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Back To Press: Burford Books Works (Others') Backlists
Judy Quinn -- 7/26/99

Cats and Mount Everest -- both popular topics in bookstores -- featured in books written by Doris Lessing and Jan Morris should qualify as publishing no-brainers, right? Perhaps, but it's taken the brains of Peter Burford, publisher of the two-year-old Springfield, N.J. -- based small press Burford Books, to realize it.

Burford has just concluded reprint deals to acquire Particularly Cats, Lessing's collection of essays about the felines in her life published by S&S in 1967 and reprinted by Knopf in 1991, and Coronation Everest, Morris's account of accompanying the 1953 Hillary expedition, originally published by Dutton in 1958. Both books will be published by Burford Books (distributed by National Book Network) as $14.95 trade paperbacks, Coronation Everest in April 2000, Particularly Cats the following month.

"I remember thinking 'Cats would sell,' and 'I wonder if the Lessing on the spine is THE Lessing,' " recalled Burford about his discovery of Particularly Cats at his local library. It was, and Burford proceeded to work out a deal with Lessing's agent, Brie Burkeman, only to find out at the eleventh hour that although the book had gone out of print, the paperwork on the rights reversion from Knopf wasn't in order. A process that began in October 1998 concluded only last month.

Knowing about Morris's eventual gender switch was a tip-off for Burford's acquisition of Coronation Everest. When he came across the book at a New York City used bookstore, he noted that the author was "James Morris," and wondered if it was early work by Jan. It was, and Burford tracked Morris down in Wales, and eventually concludedg a deal via e-mail.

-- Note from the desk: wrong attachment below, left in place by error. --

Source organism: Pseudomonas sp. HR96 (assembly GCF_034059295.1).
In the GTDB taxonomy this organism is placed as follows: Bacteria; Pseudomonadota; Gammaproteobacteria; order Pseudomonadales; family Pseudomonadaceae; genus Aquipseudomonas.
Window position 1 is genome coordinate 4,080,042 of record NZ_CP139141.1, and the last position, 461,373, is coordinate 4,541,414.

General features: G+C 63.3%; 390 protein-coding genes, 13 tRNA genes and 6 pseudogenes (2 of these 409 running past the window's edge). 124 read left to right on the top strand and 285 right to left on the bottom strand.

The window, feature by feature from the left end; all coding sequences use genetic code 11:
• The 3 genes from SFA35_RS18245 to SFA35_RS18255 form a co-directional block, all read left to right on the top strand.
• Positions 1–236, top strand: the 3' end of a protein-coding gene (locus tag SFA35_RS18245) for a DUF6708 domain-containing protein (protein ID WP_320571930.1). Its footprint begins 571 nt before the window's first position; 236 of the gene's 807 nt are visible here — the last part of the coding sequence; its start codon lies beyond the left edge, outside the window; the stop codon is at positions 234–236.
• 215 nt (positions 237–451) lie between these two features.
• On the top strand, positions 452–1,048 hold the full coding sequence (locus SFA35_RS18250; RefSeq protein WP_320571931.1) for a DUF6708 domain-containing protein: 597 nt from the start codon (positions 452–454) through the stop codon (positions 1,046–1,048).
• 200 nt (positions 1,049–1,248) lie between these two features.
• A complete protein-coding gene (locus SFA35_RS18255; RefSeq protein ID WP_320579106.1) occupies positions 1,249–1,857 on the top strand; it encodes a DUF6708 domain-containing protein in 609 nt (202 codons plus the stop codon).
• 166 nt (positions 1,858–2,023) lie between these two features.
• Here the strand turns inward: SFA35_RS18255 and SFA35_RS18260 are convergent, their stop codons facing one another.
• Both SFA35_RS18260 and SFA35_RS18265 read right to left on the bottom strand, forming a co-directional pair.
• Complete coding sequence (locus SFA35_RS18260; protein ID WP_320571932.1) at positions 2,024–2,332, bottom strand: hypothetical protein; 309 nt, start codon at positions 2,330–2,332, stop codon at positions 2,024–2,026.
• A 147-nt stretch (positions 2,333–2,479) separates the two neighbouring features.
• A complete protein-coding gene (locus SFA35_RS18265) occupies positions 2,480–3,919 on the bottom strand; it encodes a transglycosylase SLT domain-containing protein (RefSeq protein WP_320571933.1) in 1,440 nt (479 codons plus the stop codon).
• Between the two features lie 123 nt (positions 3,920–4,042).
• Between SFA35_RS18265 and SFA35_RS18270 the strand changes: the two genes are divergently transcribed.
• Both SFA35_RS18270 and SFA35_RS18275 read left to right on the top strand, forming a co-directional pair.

In both cases, Burford's editions will have new material. Particularly Cats will include Lessing's "The Old Age of El Magnifico," an essay about the decline of a beloved cat that was not in the original book and has never before published in the U.S. Morris will write a new foreword and may also be available to do radio promos at the time of the book's re-release.

Burford has hopes for initial sales of some 5000 copies each, then decent backlist, for these titles -- a level he (if not a larger trade house) can make a profit on. It's a type of publishing success he's achieved before, most notably with his recent reprints of Burke Davis's Civil War biographies They Called Him Stonewall (Holt, 1954) and Gray Fox: Robert E. Lee and the Civil War (Holt 1956). And Burford is not immune to the current WWII fever, either: this September he's publishing Company Commander, former Army historian Charles MacDonald's account of the Battle of the Bulge that was first published by Infantry Journal Press in 1947 and reprinted by Bantam in 1978.